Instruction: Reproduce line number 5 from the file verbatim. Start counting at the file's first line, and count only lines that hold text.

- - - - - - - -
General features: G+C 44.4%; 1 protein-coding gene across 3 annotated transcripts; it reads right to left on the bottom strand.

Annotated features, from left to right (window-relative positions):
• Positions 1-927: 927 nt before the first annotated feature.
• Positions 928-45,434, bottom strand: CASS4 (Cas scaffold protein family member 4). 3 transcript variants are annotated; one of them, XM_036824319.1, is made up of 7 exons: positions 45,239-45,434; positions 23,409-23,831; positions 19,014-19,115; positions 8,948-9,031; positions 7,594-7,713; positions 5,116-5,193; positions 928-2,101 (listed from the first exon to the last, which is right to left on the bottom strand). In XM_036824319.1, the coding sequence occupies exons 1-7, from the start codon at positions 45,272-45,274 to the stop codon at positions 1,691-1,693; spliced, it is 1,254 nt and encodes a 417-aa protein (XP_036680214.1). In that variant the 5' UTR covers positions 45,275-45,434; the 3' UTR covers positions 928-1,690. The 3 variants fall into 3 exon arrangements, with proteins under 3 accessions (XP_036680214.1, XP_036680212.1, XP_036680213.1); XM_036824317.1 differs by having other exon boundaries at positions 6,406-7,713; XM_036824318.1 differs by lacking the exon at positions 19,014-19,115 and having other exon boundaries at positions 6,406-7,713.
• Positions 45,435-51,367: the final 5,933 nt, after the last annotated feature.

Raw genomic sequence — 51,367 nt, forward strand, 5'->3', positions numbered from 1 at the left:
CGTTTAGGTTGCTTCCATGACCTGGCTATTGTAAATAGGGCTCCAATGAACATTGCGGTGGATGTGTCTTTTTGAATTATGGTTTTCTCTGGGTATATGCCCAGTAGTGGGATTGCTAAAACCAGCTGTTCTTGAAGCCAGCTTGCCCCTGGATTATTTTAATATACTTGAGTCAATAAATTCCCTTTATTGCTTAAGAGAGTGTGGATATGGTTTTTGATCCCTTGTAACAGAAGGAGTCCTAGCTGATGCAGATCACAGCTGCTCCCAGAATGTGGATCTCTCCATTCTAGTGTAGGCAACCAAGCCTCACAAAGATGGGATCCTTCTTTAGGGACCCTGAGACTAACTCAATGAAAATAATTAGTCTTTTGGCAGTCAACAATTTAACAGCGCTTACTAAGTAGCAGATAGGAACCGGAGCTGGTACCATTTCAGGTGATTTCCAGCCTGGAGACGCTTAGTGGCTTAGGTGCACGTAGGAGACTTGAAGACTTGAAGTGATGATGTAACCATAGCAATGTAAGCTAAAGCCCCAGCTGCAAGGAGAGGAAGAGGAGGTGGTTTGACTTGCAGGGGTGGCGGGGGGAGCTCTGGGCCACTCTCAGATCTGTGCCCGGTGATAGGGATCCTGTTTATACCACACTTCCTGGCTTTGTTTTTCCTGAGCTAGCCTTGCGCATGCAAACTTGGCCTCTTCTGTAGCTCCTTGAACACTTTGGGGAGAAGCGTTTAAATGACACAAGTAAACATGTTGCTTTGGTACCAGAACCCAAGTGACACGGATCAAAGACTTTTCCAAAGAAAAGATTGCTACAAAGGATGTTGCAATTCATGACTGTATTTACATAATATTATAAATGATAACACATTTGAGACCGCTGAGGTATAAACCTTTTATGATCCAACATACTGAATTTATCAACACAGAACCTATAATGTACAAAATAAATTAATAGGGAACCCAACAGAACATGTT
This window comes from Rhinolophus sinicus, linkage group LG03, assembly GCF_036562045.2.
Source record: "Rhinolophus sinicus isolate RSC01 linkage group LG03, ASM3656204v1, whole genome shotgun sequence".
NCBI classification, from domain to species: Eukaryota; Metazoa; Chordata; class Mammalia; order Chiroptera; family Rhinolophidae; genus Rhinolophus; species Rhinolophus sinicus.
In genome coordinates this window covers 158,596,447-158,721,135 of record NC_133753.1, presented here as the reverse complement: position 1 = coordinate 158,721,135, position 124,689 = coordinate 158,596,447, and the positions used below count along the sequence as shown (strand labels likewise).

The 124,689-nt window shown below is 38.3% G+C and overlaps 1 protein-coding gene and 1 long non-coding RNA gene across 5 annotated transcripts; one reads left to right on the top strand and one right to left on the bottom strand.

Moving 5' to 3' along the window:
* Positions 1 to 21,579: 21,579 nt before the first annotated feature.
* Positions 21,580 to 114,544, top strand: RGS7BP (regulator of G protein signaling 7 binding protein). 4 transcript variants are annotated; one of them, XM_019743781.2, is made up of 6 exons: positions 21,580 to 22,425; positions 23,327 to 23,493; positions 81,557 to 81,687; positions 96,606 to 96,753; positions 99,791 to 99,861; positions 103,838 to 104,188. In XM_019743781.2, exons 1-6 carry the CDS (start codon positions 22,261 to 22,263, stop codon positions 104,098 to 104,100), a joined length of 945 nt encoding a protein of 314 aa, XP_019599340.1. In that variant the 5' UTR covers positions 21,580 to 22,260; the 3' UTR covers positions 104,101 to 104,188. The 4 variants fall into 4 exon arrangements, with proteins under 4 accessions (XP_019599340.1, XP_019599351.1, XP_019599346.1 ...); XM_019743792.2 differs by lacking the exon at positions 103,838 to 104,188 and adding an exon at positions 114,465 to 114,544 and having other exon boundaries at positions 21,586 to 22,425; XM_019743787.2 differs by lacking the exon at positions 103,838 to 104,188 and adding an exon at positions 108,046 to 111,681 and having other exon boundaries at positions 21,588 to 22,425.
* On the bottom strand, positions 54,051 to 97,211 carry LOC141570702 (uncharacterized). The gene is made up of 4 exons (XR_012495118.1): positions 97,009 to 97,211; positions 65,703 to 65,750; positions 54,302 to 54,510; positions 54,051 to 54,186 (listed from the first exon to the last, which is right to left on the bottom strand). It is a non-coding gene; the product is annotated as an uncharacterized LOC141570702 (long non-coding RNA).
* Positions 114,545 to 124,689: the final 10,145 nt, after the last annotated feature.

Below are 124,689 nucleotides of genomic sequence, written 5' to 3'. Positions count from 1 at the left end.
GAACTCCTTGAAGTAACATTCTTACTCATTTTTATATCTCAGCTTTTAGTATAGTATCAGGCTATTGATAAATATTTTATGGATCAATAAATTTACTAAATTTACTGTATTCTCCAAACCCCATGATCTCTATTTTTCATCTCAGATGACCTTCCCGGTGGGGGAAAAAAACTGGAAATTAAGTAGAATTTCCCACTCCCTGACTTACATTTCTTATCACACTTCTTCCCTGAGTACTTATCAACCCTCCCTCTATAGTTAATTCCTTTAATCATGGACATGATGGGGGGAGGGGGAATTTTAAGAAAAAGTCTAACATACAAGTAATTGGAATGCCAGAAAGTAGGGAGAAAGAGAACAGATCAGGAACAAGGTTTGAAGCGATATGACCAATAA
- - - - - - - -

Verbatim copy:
• Positions 45,435-51,367: the final 5,933 nt, after the last annotated feature.